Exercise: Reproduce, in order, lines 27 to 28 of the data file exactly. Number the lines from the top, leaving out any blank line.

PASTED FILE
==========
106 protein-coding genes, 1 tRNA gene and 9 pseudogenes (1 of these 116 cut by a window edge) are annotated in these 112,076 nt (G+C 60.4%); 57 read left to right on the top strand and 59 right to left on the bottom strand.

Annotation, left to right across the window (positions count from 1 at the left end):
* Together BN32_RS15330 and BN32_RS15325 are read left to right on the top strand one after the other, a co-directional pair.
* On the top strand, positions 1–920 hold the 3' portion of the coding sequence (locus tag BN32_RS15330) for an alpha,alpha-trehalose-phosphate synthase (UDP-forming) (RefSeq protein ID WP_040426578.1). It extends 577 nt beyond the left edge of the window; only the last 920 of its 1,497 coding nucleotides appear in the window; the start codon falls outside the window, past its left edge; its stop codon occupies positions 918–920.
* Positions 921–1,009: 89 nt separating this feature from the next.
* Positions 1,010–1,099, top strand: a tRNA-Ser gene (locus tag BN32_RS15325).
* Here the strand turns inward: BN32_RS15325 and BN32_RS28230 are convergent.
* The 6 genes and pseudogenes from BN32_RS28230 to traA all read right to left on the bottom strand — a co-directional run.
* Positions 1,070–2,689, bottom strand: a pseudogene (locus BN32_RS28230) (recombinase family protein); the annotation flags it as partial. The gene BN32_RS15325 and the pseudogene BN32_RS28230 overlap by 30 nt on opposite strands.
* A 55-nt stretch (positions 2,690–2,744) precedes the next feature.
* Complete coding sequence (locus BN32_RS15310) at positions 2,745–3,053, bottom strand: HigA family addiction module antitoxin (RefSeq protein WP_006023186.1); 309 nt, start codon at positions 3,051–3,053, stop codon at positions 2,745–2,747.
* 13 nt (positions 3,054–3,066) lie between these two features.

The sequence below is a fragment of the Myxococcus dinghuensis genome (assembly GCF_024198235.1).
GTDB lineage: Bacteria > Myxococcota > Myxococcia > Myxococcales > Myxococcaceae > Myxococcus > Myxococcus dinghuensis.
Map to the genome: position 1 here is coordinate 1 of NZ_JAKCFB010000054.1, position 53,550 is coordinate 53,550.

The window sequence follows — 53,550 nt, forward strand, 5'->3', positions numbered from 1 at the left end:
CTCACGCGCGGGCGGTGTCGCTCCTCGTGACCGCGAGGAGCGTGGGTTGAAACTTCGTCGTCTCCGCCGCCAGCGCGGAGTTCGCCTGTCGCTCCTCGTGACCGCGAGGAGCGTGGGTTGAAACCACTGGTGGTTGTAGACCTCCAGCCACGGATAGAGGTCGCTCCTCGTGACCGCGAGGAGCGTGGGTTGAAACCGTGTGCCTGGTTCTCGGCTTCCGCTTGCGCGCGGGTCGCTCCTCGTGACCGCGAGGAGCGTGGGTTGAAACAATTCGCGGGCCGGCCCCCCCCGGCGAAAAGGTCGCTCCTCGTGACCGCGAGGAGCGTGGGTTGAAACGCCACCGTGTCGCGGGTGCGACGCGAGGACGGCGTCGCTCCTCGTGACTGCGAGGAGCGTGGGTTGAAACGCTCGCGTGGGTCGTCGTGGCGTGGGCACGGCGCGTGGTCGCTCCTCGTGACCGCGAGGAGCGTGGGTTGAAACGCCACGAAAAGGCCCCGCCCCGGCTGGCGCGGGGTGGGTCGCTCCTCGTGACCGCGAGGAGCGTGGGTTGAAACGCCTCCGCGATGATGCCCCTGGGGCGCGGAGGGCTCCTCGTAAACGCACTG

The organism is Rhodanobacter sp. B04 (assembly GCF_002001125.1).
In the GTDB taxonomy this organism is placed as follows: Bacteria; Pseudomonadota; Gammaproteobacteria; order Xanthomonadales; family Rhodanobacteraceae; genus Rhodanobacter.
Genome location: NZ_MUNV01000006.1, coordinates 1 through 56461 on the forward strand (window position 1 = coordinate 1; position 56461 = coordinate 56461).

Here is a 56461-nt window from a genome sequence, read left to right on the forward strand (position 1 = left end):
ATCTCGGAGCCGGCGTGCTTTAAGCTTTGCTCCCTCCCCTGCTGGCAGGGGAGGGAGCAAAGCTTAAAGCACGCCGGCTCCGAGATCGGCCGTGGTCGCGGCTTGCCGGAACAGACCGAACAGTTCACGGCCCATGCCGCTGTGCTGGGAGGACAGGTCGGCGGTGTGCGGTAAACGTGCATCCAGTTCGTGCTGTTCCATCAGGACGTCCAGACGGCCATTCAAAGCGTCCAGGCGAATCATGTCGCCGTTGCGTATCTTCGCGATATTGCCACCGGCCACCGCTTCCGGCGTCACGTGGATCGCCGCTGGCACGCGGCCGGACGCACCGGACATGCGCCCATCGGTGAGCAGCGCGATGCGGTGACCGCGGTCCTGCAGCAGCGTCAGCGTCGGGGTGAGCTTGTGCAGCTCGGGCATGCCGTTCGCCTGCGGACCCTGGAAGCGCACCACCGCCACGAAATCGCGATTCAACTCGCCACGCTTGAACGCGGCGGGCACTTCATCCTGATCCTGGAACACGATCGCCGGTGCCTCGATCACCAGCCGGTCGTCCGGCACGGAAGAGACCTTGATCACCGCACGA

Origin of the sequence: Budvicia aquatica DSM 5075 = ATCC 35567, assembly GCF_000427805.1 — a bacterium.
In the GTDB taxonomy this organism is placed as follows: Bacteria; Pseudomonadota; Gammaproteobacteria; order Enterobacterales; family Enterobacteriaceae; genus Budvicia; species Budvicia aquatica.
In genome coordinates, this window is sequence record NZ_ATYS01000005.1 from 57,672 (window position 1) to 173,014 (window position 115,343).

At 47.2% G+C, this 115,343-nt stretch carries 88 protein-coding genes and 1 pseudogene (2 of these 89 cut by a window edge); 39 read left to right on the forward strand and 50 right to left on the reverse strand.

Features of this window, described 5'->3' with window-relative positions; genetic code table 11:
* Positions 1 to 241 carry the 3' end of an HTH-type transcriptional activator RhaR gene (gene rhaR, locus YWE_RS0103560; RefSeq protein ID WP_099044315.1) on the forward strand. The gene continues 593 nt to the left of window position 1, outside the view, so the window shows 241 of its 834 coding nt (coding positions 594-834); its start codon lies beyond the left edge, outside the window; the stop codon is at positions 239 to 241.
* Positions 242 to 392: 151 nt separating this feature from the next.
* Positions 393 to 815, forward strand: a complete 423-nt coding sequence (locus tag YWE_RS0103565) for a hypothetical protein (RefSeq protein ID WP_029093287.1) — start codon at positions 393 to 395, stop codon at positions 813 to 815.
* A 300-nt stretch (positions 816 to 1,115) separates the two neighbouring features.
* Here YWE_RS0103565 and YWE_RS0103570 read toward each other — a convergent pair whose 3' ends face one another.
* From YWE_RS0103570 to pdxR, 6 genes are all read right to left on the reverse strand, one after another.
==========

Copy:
Features of this window, described 5'->3' with window-relative positions; genetic code table 11:
* Positions 1 to 241 carry the 3' end of an HTH-type transcriptional activator RhaR gene (gene rhaR, locus YWE_RS0103560; RefSeq protein ID WP_099044315.1) on the forward strand. The gene continues 593 nt to the left of window position 1, outside the view, so the window shows 241 of its 834 coding nt (coding positions 594-834); its start codon lies beyond the left edge, outside the window; the stop codon is at positions 239 to 241.